France Set To Ban Breeding Of Captive Dolphins And Orca Whales

In 2013, a documentary called “Blackfish” turned the sea-park industry upside down.

In 2013, a documentary called “Blackfish” turned the sea-park industry upside down. The public backlash from that documentary caused both attendance and stock prices to fall dramatically for the ocean-themed park SeaWorld. In fact, in 2015 SeaWorld announced it would end their once-popular orca show at their park in San Diego, CA due to the lasting impact of Blackfish.

Animals rights activists that condemn sea-parks argue that the cetaceans commonly known as orcas, whales, and porpoises are such intelligent animals that cover so much territory in the wild, that they are not suited for captivity. They believe the stress of captivity leads to short, miserable lives for these beautiful animals. They also believe the stress from captivity is what made the orca, Tillikum, attack and kill its trainer in 2010.

While the backlash from the documentary was well-known and often written about in the United States, the effects on the sea-park industry in Europe were less talked about. But, a recent decision by France revealed the impact was also felt there.

In May, France passed legislation that bans captive whale and dolphin breeding there. What this means is that the whales and dolphins currently in captivity in France will be the last. Animal rights activists cheered the legislation, but continued to protest the parks that choose to keep the animals in captivity.

But, the legislation did much more than just ban orca, whale and dolphin breeding. After the Environmental Minister, whose job it is to sign the legislation into law, found out that some sea-parks were drugging the animals, he decided to go a step further and ban keeping all porpoises, whales and dolphins in captivity except for those that were currently in official aquariums.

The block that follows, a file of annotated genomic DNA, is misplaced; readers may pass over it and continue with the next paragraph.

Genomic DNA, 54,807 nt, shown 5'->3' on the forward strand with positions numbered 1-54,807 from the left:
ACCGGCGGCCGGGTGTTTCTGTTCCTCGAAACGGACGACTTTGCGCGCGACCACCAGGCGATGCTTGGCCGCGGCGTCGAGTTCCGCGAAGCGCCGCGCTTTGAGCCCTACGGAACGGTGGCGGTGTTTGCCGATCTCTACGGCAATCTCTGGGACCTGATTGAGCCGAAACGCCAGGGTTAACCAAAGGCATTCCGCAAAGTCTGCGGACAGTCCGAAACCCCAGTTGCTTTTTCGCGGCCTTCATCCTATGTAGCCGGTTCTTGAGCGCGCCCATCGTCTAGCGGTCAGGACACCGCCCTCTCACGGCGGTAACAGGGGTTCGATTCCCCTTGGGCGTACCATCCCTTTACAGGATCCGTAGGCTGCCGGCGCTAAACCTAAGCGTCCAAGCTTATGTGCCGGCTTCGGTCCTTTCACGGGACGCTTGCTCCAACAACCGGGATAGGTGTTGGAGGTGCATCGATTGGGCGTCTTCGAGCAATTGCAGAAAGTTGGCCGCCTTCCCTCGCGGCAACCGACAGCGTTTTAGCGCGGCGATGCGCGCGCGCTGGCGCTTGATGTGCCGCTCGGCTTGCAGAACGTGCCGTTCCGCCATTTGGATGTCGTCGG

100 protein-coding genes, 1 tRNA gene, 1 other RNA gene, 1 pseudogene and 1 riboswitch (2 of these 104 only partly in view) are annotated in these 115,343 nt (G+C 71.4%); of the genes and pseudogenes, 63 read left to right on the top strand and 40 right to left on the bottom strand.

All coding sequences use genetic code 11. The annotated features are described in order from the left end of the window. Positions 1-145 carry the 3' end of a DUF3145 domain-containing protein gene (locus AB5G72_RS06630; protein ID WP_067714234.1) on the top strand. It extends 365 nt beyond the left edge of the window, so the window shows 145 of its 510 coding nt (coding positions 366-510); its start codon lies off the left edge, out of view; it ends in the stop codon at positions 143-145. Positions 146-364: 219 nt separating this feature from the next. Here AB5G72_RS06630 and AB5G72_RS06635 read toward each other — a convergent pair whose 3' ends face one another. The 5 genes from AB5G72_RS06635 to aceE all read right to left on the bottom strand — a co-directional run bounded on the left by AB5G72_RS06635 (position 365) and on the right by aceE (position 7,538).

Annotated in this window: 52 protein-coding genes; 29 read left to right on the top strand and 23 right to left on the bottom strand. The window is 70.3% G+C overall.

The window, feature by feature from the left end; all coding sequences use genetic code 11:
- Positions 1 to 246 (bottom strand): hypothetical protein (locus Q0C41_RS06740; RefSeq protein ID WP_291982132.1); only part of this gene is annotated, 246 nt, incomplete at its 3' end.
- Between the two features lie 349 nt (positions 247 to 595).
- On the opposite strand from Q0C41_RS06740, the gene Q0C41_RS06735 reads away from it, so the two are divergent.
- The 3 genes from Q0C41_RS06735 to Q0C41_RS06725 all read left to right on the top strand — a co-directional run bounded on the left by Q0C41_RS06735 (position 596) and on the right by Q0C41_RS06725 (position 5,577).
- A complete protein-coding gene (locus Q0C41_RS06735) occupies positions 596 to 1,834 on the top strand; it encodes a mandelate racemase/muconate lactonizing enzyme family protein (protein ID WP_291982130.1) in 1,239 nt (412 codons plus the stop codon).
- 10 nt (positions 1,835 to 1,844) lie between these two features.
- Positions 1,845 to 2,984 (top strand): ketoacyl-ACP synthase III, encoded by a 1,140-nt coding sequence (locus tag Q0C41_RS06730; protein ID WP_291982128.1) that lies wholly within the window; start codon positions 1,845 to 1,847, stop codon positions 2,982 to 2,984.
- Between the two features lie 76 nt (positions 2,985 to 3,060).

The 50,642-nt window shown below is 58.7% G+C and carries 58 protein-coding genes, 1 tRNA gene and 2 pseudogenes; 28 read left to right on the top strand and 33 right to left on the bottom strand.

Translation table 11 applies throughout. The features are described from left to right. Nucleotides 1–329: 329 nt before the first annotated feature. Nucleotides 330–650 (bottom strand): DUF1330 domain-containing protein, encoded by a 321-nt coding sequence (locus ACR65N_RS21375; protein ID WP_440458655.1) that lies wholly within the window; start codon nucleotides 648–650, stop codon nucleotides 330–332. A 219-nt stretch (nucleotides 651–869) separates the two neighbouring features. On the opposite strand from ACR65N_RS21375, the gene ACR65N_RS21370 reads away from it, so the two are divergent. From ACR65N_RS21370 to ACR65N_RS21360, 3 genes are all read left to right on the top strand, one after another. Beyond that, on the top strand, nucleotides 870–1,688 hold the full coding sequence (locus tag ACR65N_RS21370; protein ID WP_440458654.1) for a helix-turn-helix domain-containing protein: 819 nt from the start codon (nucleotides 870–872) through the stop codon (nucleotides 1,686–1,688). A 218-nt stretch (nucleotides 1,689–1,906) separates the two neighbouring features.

France’s new law also bans sea-parks from allowing attendees to pet and swim with dolphins. Aquariums will also have to increase the size of the cetaceans’ holding tanks at least 150 percent so that the animals will not only have more room to swim, but it will keep the public and other animals farther from them.

Currently, France has one of only two sea-parks in Europe that keep orcas in captivity. Four orcas reside in Marineland in Antibes. Marineland also has 13 bottlenose dolphins that guests are allowed to swim with, which is a popular attraction for the sea-park. The passing of the new legislation means, of course, that Marineland will feel a huge impact. Management at Marineland described the law as a “bombshell” for the park. The four dolphinariums in France will also feel the effects of the law.

Aquariums and sea-parks have six months to comply with the stipulations of the legislation, but have as long as three years to expand the holding tanks that the animals call home.

Even though some research suggests that cetaceans are no more stressed in captivity than they are in the wild, the new law will, at the very least, provide improved and more humane living quarters for the beloved sea mammals still in captivity there.

Bien fait, la France!

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